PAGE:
HGR 012 - The 1911 World
This week, Ryan discusses some of the guns, tips, tricks and quirks of the 1911 world.
Brought to you by the Firearms Radio Network
Week In Review:
- Returned from Florida this past week, I hope you all enjoyed last week’s episode of Handgun Radio where I discussed some of the guns that I saw down there.
- I received a comment on the Handgun Radio webpage that said I repeated myself too much on last week’s episode. I don’t know if it was nerves (I was concerned that my poor internet connection would not let me release the show) or tiredness, but I apologize for the oversight and will try to be more cognizant of such things in the future.
- Got the chance to handle & fire a Ruger Redhawk in .44 Magnum this past weekend. It is what I will be using for deer hunting this year. It is a great shooting handgun with good iron sights and a very nice trigger. I will be using Federal .44 Magnum Jacketed Hollow Points with a weight of 240 grains. It was all I could find for .44 Magnum ammunition.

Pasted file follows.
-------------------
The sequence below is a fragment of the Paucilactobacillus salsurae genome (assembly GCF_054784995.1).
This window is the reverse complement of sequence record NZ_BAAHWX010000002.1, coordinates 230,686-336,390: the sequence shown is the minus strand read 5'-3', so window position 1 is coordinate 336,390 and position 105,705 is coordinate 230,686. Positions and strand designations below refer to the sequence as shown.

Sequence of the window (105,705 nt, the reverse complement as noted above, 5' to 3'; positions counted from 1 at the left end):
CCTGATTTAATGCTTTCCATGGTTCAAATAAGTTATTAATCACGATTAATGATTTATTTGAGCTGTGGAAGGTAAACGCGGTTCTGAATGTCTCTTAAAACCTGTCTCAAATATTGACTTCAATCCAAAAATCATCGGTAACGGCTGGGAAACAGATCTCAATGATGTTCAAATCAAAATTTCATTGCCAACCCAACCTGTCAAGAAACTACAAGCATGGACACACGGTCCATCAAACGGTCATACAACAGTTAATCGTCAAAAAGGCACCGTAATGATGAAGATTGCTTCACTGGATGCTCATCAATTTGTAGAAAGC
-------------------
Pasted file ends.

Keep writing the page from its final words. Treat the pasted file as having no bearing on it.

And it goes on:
- The Firearms Insider on the Firearms Radio Network will be going live on October 15th and will feature some great product & gear reviews that you will all enjoy for sure. I will be contributing to the FI podcast/website as well so stay tuned for that!
- Also, I would like to welcome the We Like Shooting podcast to the Firearms Radio Network! They have a great podcast covering all facets of the shooting world. Go check them out at the link above!
Main Topic: The 1911 World:
In this week’s main topic, we are going to be discussing some of the questions I’ve received from listeners about the 1911. The various modifications, the way the gun works, best places to get information, etc. I’ll then probably get into a few more specific reader emails that describe their experiences with the 1911 platform.
1.) Do you need a tricked out, tuned and polished 1911 to be proficient with the gun or have a reliable firearm?
- No. The 1911 in its most basic format, was intended as a combat handgun. It was not conceived as a target handgun. Even in its most basic iteration it can be a formidable fighting tool.
- Yes, the sights on the original 1911 and the 1911A1’s are very small, and can be hard to see. By practicing with these small sights, one can become reasonably proficient with them. The 1911 can have many improvements added to it, but even without them it is very usable.